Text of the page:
Vortragsdetails

Battery Simulation for the Robotic Exploration of Lunar Lava Tubes.

Robotic systems need energy for general navigation and control of sensors and actuators, therefore it is important to monitor the system’s energy level for optimum performance. In addition, it is desirable to have the possibility of estimating the energy consumed by certain robotic operations given the current energy level for planning missions in order to guarantee the completion of the required task. The exploration of lunar lava tubes has become an important target for environmental sciences research as they can be potential sites for shelter from radiation, impacts by micrometeorites, and unstable temperatures for astronauts. Currently, many missions to explore the Lunar Lava tubes propose the use of autonomous rovers. An approach for the robotic autonomous exploration of the lava tubes has been explored in an analog environment by the CoRob-X project. In the study, a cave exploring rover obtains power supply and communication with the ground station using a docking station located at a fixed position in the cave. For the mission to be successful, the rover has to return to the docking station to recharge and upload the data collected during the autonomous exploration before the battery gets depleted.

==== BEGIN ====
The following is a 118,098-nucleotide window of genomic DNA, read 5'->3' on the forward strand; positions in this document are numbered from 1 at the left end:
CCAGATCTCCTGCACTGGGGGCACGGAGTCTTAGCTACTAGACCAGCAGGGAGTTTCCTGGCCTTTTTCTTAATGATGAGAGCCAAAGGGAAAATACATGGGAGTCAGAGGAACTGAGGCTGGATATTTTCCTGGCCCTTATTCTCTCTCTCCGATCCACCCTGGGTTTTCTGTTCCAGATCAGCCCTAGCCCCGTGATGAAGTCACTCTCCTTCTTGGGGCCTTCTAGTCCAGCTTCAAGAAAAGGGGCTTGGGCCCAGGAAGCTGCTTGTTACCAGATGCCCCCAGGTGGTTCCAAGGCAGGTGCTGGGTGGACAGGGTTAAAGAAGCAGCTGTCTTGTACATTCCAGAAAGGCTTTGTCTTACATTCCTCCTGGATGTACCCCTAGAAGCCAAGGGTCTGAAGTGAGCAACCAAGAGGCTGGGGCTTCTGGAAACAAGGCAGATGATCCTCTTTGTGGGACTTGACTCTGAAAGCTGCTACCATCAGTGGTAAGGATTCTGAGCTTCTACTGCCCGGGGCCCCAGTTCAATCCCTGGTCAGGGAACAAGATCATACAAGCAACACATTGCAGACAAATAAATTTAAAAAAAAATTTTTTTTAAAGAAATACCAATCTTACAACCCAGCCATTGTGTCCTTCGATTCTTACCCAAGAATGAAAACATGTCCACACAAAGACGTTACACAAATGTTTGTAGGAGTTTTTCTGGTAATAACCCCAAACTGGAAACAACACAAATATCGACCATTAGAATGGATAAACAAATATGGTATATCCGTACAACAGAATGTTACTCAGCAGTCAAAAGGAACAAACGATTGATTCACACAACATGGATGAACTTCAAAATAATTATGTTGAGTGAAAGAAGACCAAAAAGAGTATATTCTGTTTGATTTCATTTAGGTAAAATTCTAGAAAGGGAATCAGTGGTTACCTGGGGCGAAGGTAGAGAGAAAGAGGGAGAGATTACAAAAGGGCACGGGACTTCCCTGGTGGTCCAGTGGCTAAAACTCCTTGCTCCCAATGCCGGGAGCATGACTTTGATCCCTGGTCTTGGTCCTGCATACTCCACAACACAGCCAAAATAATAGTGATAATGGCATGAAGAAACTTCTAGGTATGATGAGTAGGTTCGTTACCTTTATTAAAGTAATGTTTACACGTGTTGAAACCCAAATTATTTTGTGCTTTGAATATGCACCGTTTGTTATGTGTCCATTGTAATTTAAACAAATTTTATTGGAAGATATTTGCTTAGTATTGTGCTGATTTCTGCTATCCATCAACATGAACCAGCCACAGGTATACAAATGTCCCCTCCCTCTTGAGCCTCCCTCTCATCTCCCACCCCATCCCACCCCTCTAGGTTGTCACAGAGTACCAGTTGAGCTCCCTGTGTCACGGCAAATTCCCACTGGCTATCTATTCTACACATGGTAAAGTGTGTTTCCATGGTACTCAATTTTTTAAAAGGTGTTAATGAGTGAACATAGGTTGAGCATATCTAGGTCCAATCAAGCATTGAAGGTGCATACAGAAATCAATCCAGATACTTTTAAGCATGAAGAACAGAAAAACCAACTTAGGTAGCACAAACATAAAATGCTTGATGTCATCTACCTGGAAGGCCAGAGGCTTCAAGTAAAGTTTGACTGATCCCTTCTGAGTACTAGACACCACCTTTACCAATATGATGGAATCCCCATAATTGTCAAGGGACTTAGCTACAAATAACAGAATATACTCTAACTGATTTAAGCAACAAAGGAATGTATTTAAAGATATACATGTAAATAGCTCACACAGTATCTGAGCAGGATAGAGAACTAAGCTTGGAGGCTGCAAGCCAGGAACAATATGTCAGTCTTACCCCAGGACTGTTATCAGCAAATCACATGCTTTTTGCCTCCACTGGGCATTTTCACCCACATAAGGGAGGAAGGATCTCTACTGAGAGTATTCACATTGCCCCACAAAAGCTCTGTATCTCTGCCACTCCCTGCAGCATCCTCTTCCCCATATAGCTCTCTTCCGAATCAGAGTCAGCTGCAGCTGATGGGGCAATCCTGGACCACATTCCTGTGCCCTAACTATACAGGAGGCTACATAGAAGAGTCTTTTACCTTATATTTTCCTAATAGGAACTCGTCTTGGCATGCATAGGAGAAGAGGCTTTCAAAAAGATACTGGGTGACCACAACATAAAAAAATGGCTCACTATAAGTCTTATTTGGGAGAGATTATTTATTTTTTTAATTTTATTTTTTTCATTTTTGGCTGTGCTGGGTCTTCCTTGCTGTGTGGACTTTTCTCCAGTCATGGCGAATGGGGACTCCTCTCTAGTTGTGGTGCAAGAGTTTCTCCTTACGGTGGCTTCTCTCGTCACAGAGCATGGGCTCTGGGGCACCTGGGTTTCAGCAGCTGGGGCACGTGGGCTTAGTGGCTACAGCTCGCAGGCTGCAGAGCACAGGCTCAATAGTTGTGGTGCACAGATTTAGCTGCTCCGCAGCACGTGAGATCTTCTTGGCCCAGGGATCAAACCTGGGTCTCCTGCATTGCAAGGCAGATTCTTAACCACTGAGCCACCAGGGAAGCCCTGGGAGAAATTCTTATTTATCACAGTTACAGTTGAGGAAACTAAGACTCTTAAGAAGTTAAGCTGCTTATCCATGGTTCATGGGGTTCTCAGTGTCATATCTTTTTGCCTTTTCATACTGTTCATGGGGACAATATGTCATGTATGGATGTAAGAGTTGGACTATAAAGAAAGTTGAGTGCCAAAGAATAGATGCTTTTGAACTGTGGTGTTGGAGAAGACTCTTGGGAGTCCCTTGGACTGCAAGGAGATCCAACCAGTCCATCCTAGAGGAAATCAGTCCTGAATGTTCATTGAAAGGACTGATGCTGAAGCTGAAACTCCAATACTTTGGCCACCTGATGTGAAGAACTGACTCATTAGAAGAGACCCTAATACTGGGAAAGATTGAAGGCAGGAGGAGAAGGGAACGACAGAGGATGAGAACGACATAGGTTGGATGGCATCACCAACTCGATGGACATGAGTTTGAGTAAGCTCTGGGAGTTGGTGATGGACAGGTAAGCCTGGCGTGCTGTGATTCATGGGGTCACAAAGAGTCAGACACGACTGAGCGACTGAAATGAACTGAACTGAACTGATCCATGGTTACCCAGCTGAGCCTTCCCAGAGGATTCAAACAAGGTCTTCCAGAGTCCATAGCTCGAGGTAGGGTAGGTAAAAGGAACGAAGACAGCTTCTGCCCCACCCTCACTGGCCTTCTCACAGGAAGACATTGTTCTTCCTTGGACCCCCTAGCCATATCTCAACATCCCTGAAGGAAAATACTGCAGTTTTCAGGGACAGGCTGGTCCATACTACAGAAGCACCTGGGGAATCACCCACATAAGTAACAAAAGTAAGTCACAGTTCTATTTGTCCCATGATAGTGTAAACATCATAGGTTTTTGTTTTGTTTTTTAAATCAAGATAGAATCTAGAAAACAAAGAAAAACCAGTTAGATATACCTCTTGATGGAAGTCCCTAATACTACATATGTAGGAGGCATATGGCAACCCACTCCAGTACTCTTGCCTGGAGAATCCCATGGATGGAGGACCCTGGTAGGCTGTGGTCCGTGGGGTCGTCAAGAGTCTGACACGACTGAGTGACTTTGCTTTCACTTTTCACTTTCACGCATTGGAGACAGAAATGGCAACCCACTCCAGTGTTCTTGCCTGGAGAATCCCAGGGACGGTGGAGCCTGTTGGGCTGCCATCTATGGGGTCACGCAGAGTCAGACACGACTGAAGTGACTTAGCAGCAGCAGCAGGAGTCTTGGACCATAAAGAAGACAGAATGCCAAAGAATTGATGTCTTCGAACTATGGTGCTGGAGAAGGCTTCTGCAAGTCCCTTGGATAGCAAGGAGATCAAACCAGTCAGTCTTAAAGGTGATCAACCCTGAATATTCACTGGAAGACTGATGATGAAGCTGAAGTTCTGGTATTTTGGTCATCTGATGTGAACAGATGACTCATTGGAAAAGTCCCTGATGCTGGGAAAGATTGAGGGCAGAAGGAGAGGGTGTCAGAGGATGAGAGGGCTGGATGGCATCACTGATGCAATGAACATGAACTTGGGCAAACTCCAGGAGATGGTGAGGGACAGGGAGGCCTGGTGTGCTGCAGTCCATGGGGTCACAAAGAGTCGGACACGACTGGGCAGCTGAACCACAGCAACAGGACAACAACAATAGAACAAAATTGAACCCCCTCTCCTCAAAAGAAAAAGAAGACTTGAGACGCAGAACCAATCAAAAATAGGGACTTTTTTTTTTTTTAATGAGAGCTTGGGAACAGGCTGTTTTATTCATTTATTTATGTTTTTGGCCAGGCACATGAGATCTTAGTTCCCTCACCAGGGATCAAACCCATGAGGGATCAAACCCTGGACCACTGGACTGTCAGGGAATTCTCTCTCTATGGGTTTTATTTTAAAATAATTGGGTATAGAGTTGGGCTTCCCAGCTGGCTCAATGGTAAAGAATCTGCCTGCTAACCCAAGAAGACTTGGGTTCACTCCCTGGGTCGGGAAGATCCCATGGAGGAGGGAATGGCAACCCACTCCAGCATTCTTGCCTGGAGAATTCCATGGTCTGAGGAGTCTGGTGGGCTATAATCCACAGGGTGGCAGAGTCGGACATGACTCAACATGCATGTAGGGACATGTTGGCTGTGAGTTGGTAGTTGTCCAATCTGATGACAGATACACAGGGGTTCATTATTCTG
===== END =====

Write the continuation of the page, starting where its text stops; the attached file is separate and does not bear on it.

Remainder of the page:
Therefore, in this context, it is crucial to monitor the energy level and also provide an estimation of the energy consumption of the different traverses for more efficient and safe exploration. For this thesis, a simulation model of the rover’s battery has been implemented. This simulation mimics the actual battery consumption of the rover during exploration when using the robotic simulator and is able to display the battery’s State Of Charge when in motion. The battery simulation model is based on theoretical models and has been refined using existing log data collected with the rover during operations. The battery simulation has been integrated, tested, and evaluated using the MARS robotics simulation and the ROCK robotics framework.

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last updated 31.03.2023
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